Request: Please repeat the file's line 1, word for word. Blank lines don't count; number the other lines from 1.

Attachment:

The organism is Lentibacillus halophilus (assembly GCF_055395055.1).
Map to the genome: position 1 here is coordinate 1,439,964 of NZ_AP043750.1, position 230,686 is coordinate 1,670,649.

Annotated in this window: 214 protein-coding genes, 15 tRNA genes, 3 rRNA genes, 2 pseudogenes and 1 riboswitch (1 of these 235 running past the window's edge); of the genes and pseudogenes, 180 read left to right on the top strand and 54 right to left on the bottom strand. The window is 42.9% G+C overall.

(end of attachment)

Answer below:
The organism is Lentibacillus halophilus (assembly GCF_055395055.1).